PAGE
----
Welcome to Catanese Classic Seafood’s inaugural newsletter edition! First of all, thanks for taking time from your day to read this report. We will report on seafood market news twice a month to help educate and inform you of current and pertinent information regarding the ever changing seafood world. For those who don’t know us, we are one of Ohio’s leading seafood distributors. We are committed to the sustainability of our industry and all our waterways. Catanese Classic Seafood is the first seafood distributor in the state of Ohio to collaborate with Monterey Bay Aquarium in their Seafood Watch program. We also support the My Gulf Wild traceable Grouper and Snapper fishery in the U.S. Gulf of Mexico. Catanese Classic Seafood is Ohio’s exclusive wholesale distributor of Verlasso Salmon. Combining our efforts with those of the state’s best retailer, Heinen’s Fine Foods, we proudly represent the cutting edge sustainable Verlasso Salmon. Again, thanks for taking time to read our reports.
Wild Salmon Update
We are now reaching the peak of the wild Sockeye Salmon season. Many areas are now open from the Copper River to as far west as King’s Cove in the Aleutians. Sockeye is known in Alaska as Reds and should be running strong through July. This is the best time of the year for quality and price. King Salmon has been slower to come on strong but signs are looking better each day. Southeast Alaska is starting to produce more reasonable priced Kings. Supply should be good at least through July.
Open areas for Wild Salmon that we are seeing fish include: Copper River, Prince William Sound, Cook’s Inlet, Southeast Alaska, Ketchikan, and Sand Point of King’s Cove.
Lake Fish Update
Usually by July we have reached the heat of summer. With the heat of summer comes a slowdown in Lake Fish landings. This year we are far behind in the heat of summer. I expect us to be behind in the slowdown as well. What happens as the water warms the fish look for cooler waters. These waters are far east of the Central Fishing basin and far deeper. The fish become more dormant than when they feed in spring and fall making it harder to get fish to move into nets. Many fishermen stop fishing during the heat of summer and return to the water as fall gets closer and the fish return to feed and fatten for the upcoming winter.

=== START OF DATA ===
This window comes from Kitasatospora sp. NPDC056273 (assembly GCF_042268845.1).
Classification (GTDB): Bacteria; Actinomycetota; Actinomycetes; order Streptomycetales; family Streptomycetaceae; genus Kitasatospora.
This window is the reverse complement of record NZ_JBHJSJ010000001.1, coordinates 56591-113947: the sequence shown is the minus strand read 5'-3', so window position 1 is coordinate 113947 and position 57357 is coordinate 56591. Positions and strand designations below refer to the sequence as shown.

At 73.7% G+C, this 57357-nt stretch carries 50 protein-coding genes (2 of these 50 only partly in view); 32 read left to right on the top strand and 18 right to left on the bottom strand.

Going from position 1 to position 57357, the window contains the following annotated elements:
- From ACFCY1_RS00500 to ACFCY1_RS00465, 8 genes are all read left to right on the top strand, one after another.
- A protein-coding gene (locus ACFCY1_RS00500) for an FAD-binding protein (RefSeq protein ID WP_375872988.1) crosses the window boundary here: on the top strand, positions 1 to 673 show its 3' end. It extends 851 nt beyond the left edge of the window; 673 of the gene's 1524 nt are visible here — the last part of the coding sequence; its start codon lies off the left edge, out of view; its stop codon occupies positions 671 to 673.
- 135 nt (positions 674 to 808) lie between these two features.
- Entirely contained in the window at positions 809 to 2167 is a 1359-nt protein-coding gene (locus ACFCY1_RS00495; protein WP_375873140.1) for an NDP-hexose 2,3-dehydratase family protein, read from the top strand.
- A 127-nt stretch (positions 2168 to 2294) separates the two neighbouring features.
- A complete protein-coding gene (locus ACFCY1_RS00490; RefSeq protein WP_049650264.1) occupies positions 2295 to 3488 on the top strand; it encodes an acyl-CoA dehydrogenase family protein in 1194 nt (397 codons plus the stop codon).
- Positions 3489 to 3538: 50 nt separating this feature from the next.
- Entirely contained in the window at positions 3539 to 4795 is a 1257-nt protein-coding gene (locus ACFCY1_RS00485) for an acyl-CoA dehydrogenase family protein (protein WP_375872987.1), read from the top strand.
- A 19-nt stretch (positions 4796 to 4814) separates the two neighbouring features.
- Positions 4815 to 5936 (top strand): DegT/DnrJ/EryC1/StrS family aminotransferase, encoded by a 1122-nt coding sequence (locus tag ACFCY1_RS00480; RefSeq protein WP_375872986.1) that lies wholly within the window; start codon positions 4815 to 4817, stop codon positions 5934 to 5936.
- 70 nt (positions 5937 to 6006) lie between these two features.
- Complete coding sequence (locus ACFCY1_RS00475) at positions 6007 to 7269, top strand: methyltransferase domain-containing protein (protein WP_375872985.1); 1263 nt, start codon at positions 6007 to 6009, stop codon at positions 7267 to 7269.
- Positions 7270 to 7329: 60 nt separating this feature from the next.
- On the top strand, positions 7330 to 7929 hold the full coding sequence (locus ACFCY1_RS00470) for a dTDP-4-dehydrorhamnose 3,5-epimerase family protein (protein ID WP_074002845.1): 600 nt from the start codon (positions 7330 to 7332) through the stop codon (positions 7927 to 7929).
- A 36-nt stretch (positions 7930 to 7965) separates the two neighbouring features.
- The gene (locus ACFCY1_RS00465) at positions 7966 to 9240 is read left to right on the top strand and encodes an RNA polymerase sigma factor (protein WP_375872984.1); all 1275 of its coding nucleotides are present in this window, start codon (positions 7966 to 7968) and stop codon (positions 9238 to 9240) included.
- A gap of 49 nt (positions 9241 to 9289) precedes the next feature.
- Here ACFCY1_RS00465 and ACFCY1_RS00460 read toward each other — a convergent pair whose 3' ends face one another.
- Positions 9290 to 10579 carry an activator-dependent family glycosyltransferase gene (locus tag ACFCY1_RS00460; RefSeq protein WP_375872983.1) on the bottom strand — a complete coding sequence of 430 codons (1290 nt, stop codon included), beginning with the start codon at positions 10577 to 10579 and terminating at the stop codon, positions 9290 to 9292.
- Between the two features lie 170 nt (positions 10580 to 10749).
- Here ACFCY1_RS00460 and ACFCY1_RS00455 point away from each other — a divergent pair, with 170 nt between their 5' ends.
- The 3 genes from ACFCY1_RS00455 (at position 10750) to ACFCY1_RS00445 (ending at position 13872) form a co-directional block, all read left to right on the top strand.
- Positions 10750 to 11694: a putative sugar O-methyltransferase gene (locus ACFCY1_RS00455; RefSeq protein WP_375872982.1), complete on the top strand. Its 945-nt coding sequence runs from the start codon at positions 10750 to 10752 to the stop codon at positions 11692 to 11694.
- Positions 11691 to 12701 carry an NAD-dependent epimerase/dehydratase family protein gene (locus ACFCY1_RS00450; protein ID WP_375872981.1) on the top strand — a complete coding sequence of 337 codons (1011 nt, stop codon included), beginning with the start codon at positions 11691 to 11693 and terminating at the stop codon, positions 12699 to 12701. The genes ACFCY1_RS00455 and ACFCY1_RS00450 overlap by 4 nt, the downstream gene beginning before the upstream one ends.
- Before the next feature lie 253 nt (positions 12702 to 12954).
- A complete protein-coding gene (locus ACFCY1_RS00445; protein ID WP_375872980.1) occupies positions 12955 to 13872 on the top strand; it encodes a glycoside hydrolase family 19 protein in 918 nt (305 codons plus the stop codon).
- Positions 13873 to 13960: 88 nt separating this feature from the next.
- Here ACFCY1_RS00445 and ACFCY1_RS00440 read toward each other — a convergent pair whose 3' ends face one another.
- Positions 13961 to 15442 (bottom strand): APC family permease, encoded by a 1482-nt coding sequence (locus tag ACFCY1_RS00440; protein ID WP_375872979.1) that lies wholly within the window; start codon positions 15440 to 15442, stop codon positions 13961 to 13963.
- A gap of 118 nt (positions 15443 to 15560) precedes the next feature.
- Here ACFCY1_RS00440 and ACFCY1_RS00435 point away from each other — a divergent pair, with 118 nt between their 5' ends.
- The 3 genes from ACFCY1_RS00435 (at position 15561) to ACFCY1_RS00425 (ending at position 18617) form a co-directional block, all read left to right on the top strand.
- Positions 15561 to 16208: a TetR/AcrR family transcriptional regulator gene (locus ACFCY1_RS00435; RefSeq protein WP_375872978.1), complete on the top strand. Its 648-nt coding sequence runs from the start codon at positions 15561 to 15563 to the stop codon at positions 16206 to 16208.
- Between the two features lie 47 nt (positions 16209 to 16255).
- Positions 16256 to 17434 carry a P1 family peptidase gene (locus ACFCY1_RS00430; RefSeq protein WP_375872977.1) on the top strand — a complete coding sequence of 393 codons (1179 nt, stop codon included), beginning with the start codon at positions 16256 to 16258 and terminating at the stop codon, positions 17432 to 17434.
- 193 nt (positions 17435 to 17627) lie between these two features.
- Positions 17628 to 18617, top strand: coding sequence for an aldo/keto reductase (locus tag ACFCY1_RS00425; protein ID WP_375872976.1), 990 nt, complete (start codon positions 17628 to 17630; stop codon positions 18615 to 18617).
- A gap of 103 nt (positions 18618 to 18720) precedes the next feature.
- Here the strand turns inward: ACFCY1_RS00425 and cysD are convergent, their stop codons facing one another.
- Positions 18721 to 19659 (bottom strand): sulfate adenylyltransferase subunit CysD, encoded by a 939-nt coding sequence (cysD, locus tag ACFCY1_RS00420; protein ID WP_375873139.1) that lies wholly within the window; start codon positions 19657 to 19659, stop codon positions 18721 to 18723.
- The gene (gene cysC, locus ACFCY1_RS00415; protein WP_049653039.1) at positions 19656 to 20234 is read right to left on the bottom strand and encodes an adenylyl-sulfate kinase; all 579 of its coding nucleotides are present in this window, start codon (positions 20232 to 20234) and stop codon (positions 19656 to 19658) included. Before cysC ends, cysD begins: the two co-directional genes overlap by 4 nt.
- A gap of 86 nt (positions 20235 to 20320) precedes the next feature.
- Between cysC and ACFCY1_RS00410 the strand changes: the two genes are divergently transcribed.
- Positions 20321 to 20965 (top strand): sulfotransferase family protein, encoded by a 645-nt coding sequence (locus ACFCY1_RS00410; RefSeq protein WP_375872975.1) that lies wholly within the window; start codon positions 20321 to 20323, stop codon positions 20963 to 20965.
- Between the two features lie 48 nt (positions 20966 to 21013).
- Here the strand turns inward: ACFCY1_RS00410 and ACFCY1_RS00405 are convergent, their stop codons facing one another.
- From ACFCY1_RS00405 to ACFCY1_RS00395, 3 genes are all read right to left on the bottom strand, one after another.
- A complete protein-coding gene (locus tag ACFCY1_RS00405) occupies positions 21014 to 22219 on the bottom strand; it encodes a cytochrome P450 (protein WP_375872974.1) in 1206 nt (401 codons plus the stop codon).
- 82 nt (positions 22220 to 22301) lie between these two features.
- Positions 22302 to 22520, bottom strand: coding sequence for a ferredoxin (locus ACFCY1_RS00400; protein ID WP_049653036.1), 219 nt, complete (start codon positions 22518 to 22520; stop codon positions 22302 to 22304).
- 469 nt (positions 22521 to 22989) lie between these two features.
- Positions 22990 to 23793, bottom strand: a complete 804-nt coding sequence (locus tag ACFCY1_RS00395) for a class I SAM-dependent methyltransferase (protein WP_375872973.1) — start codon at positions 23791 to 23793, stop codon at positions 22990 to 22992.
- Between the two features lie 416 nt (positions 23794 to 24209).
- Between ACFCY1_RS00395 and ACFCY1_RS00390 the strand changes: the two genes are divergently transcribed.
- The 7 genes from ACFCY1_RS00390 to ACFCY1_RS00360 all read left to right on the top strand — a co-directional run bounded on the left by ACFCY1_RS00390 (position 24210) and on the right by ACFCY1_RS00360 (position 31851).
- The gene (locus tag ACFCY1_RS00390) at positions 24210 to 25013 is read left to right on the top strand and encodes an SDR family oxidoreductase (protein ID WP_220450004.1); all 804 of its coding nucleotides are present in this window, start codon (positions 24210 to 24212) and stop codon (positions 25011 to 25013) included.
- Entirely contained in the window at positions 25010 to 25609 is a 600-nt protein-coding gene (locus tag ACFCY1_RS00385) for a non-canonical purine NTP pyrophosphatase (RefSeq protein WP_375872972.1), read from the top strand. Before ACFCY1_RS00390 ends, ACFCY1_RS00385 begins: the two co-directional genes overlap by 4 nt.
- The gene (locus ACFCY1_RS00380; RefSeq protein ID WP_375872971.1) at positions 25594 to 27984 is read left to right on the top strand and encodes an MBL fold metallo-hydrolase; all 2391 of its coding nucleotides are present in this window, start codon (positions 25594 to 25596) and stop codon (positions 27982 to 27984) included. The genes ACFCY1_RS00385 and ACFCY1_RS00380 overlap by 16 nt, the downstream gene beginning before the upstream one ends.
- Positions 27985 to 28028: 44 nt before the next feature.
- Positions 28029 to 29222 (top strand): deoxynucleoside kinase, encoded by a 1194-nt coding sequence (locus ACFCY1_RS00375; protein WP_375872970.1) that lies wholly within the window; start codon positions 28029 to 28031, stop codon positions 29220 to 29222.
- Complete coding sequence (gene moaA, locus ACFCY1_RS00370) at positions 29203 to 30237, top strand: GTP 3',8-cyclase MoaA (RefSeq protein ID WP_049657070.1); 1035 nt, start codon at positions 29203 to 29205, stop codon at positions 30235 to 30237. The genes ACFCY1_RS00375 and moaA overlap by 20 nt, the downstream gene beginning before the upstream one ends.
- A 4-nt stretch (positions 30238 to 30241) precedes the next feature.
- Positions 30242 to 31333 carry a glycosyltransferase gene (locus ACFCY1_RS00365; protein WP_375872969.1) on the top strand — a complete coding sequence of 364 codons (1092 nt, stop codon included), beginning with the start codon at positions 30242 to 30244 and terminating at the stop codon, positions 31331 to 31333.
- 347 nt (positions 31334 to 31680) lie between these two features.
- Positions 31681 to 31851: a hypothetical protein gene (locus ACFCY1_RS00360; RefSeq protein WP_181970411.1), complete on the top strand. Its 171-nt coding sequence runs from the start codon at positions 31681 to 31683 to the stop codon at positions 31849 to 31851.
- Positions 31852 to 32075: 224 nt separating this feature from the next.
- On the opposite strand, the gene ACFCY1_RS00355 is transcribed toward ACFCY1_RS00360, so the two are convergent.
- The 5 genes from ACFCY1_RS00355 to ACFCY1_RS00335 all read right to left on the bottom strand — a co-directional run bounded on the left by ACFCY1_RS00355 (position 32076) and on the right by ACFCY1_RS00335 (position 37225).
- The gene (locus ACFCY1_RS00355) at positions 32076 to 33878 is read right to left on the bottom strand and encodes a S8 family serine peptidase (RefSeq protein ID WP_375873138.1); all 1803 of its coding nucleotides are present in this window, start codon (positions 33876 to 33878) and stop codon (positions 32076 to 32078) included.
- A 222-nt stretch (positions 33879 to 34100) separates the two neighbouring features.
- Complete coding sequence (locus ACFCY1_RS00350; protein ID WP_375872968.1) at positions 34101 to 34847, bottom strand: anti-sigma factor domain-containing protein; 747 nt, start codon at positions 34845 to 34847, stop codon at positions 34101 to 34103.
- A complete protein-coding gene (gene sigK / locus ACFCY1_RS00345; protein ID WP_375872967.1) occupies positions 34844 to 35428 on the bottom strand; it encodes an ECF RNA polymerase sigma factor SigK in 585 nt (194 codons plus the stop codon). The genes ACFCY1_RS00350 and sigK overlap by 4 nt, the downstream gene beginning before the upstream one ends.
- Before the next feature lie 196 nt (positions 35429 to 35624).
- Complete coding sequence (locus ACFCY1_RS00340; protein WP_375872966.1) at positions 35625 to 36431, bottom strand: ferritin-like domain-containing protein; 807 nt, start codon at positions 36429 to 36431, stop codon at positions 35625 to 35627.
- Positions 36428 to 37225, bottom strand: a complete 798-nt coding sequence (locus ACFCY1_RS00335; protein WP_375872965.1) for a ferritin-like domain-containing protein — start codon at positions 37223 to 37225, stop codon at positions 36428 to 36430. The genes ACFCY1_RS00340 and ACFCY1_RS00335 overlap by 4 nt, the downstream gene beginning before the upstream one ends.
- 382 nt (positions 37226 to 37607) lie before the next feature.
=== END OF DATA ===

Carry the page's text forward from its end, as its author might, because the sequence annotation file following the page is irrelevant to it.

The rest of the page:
We expect Yellow Perch supply to remain good through the month of July with stable pricing.
Walleye supply should be good until at least mid-July and possibly through the entire month of July. Expect the slowdown to happen in August.
Wild Striped Bass
The Summer Wild Striped Bass season in Massachusetts is upon us. Annually as the Striped Bass migrate north into New England waters the state of Massachusetts opens the fishing season for Large Wild Striped Bass. The fish must be at least 34 inches long ensuring all caught fish will be 20 pounds or larger. This is a very heavily regulated fishery. Each vessel is only allowed to land 15 fish each day. The season is only opened on Mondays and Thursdays establishing a limit of 30 Striped Bass a week per vessel to prevent any gluts of supply. The quota was reduced this year by 25% to a total of 486,000 pounds or approximately 19,000 fish. Considering the national demand for this great fish, that is a very limited supply. The season will end when the quota is reached or Labor Day if it hasn’t. With good fishing the quota could be realized by early August. So don’t wait if you want to take advantage of this great fish.
North Atlantic Sea Scallop – Summer Spawning
Spawning season is in full swing! During this time of year scallops will begin to purge a white milky liquid and have a softer texture. This is a completely natural cycle in the life of a North Atlantic Sea Scallop and not much can be done to prevent the excess purge. We are seeing most of the spawn coming from open area trips that are predominately from the Mid Atlantic. We will continue to monitor and source from areas that show the least amount of spawn.